Social security is a retirement program workers pay into every year, but many people fail to maximize their social security benefits when it’s time to collect. While the program may look straightforward from the outside, there are actually nearly 3,000 different rules that apply, and most people aren’t aware of even a fraction of them.
If you’re not maximizing your benefits, retirement can end up being financially stressful and emotionally draining, but if you understand the right rules, you can optimize your Social Security benefits so that your retirement is as financially comfortable as possible. In particular, take a look at these key essentials.
Accessing Delayed Retirement Credits
Social Security benefits come available when you are 62. However, if it all possible, you should try to wait until you are 70. If you wait, the Social Security Administration adds Delayed Retirement Credits to your account, and those credits snowball between your 62nd and 70th birthdays.
In fact, if you make your claim at age 70 versus age 62, you receive 176% of the payment. To illustrate this substantial increase, imagine that you are entitled to $1,000 a month when you are 62. If you take Social Security then, you receive that amount every month until you die. However, if you wait until you are 70, your monthly benefit is $1,760 for the rest of your life.
That puts a lot more money into your pocket. If you live until you’re 90, you come out $86,200 ahead just for waiting.
Optimizing Spousal Benefits
In addition to waiting, you also need to ensure that you are optimizing your Social Security spousal benefits. If one spouse has never worked, the Social Security Administration offers that individual benefits on behalf of their working spouse, and in fact, you can even quality for some benefits if you are divorced. Determining Social Security benefits can be confusing, but generally, your spousal benefits are 50% of your spouse’s benefits.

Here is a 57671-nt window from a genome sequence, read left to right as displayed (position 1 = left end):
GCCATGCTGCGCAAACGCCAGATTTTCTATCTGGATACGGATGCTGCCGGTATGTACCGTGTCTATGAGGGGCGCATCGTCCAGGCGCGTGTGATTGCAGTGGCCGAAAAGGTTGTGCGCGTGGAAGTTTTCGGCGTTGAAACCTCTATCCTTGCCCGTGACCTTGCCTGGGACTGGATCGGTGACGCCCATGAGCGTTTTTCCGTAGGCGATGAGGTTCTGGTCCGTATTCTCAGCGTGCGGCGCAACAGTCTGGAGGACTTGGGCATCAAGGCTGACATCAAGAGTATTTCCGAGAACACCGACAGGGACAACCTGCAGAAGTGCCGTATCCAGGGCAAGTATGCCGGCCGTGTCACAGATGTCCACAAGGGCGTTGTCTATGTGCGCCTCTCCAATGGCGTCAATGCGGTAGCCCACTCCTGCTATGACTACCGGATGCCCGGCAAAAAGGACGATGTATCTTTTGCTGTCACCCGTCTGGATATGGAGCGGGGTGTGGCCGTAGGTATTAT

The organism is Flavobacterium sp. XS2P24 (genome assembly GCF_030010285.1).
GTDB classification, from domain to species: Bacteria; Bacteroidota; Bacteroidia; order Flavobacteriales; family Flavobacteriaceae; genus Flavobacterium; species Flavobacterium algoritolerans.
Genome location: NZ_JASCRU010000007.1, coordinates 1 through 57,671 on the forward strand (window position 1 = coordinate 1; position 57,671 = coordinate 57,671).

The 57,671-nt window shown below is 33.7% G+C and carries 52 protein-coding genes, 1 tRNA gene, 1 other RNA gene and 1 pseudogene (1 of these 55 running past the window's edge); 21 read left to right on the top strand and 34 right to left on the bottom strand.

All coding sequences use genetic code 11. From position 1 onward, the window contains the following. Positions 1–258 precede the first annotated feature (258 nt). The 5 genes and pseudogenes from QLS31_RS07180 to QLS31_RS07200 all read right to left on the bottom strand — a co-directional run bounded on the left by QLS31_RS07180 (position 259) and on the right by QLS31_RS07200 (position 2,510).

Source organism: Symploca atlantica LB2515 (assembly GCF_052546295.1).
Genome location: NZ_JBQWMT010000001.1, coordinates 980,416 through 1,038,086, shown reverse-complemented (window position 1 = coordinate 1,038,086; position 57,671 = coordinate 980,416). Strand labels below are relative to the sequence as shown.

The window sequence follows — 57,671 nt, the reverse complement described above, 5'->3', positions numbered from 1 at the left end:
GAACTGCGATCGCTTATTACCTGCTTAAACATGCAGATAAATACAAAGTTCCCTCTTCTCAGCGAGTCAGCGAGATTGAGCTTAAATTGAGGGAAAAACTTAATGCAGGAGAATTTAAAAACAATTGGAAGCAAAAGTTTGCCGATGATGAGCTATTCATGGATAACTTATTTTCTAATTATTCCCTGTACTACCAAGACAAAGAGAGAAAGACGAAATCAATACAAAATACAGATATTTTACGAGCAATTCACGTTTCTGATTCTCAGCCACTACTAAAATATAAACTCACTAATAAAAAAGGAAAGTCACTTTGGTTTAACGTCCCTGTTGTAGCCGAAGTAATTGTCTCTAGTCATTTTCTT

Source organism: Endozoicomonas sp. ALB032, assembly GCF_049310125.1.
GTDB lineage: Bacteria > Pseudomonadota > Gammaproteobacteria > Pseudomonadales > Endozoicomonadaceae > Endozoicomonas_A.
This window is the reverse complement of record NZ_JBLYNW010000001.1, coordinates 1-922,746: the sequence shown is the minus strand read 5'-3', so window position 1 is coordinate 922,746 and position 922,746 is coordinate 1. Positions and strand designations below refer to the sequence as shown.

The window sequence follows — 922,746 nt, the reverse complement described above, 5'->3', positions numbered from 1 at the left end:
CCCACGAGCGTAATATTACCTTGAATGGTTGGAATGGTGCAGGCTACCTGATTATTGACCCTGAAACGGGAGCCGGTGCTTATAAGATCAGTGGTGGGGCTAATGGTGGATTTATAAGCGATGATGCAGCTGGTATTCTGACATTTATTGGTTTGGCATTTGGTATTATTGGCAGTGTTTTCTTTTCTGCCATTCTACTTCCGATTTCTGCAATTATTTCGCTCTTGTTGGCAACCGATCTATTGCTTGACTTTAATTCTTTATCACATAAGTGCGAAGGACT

Additionally, it’s important to coordinate your benefits. For example, if you need to take some benefits early, you may want to take the benefits of the lower earning spouse. That way, you can continue to build up the funds on the other spouse’s Social Security benefits statement.
Understanding Survivor Benefits
Survivor benefits refer to Social Security benefits that you receive after your spouse has died. These benefits are also extended to minor children. Many people erroneously assume that if you reach retirement age and haven’t had to claim survivor’s benefits yet that they don’t apply to you.
However, that is not the case. To optimize your benefits, you should have survivor benefits in the back of your mind. In particular, if the higher earning spouse delays his or her payout, that gives those benefits time to build up as explained above, but at the same time, it allows the survivor’s benefits to build up. Eventually, if something happens to either one of you, this decision can save you anywhere from $70,000 to $80,000 through your golden years.
Earning While Collecting
Sometimes, it makes sense to continue working to bolster your income, but it’s critical to understand how this can affect your Social Security benefits statement.
As of 2017, if you are claiming benefits early and earning more than $16,920, the Social Security administration will withhold $1 in payments for every $2 you earn over the threshold. To illustrate, if you are earning $20,920 per year, that’s $4,000 over the threshold. As a result, your Social Security benefits will be reduced by $2,000 annually.
Let us Help
Determining Social Security benefits is not easy. Maximizing your benefits, consider the following:
- Access Delayed Retirement Credits
- Coordinate spousal benefits
- Understand survivor benefits
- Be careful collecting when you are still earning
If you want to ensure you’re ready for retirement, you may need a bit of extra help. Let the team at the Long Term Living Association help you. Whether you’re dealing with reverse mortgages, retirement planning, home health care, or other aspects of retirement planning, we’re here for you. To schedule a free initial consultation with a Social Security Advisor, please click here.
Social Security Advisor